Creating successful sales emails can be tough going.
We’ve all been there – low open rates, poor clickthroughs and a phone that remains lifeless when we had hoped to put our call handling skills through the ultimate test.
How depressing it is when the email that was supposed to set our sales alight turns out to be just another damp squib.
If you are getting nowhere with your sales emails then maybe it’s time to think again. Here are some really simple ways you can start to approach them differently.
Put the boot on the other foot
Sometimes there are more useful things you can do than test another little change to your email template.
Believe it or not there are more fruitful approaches than just trialling a vibrant red, rather than an insipid blue, call to action button.
And, heretical though it is to say this, you may find you can get better results doing something other than running yet another A/B test to see which subject line works best.
Here’s what you could do instead.
How about thinking through how you respond to sales emails and then comparing it to how you respond to emails from friends?
• Do you often delete sales emails without even reading that carefully written subject line?
o I bet you never do this to emails from friends
• Do you open a sales email but if it doesn’t look immediately useful hit the bin icon?
o I bet you can only think of a handful of annoying friends you would do this to
• Do you rarely interact in any way with a sales email even if you read it?
o I bet most emails from friends receive some sort of acknowledgement from you
Now you have reviewed what you do to sales emails, is it any wonder your own ones do not seem to be producing results?
The big question, of course, is if there is anything you can do about this?
Fortunately, by putting the boot on the other foot you have given yourself the perfect shoe in to a solution.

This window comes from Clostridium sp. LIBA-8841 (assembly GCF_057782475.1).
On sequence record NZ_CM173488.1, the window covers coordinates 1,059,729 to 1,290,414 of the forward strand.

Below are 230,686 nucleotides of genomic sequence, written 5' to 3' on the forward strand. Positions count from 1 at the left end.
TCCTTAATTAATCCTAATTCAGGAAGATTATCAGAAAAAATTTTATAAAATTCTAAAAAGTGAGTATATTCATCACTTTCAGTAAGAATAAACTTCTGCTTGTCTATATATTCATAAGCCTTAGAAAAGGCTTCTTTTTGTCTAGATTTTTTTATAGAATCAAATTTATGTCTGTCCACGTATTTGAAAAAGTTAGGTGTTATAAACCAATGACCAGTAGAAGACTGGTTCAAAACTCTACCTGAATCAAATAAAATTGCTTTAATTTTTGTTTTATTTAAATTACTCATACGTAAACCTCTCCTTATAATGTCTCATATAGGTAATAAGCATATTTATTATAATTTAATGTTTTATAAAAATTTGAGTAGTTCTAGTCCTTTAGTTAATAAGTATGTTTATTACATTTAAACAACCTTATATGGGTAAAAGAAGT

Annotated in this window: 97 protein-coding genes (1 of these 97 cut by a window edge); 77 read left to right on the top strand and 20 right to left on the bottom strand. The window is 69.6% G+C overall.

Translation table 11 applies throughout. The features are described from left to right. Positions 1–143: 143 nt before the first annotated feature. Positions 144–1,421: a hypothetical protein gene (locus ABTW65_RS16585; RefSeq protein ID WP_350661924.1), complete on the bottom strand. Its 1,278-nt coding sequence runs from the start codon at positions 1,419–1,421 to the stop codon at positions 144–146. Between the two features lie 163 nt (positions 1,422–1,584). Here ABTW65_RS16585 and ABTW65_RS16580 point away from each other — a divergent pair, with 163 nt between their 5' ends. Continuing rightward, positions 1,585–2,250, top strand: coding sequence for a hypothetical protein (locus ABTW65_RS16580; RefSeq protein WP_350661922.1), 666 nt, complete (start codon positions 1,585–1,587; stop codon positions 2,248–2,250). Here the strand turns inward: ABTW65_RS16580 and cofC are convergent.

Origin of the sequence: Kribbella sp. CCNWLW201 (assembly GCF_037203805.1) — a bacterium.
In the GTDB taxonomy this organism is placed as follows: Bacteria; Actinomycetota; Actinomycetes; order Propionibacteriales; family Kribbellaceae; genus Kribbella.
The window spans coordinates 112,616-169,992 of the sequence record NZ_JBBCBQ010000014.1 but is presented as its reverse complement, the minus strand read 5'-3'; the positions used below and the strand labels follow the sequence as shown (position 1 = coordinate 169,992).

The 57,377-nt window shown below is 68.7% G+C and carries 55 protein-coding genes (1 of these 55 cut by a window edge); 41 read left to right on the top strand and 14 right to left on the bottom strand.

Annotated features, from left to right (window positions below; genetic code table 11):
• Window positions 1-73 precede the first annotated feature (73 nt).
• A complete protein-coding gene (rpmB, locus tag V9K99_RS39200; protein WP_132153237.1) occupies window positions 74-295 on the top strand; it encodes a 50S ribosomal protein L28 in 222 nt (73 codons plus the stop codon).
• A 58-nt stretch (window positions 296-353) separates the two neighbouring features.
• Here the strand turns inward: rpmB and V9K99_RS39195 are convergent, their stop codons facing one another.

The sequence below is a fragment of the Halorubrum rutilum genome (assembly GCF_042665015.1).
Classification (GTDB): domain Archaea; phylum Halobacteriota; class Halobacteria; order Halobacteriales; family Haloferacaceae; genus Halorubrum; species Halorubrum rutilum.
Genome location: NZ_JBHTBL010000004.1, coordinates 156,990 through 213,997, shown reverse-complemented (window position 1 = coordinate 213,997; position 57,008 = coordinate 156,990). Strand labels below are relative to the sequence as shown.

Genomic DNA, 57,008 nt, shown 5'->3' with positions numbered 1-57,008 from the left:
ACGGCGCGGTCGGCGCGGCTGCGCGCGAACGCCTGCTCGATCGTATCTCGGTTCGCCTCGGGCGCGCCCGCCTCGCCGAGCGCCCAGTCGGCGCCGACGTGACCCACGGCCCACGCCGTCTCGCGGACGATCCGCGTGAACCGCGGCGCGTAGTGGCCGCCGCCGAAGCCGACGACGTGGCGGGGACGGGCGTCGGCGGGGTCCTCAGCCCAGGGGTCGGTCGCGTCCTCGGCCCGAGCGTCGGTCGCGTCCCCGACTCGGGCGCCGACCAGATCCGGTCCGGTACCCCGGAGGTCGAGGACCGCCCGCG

How to email your ‘list’ as a friend
Here’s how your business could be perceived as a friend rather than someone who emails offers and deals.
1. Always send from a person not a business – preferably the same person
2. Kiss goodbye to all that corporate branding – say hello to KISS (Keep It Simple)
3. Forget the sales talk and write like you speak
4. Never write to a ‘list’ – always write to a person. Your tone should be as if you were addressing just one person, not a ‘list’ of potential leads
5. Use personalisation sparingly – nothing is more creepy than someone you don’t know that well being overly familiar
And here are the most important points…
6. Never send an email unless you genuinely have something to say
7. Start being useful – if the frequency of your emails is determined by your sales targets then they are unlikely to hit the mark.
8. Start emailing hints and tips – useful things your customers need, rather than things you need from them. You’ll find people read things they think will be genuinely rewarding more often than they read things that promise yet another earth-shattering deal.
What do you think?
It’s not that you shouldn’t sell or make offers in emails. That would be crazy!
It’s simply that if you only do this you run the very real risk of your emails being deleted without consideration.
If your emails are often useful they will be opened – and that’s a large part of the battle won.
If you are seen as a friend the door is always half open – and that’s a breath of fresh air!Get in touch!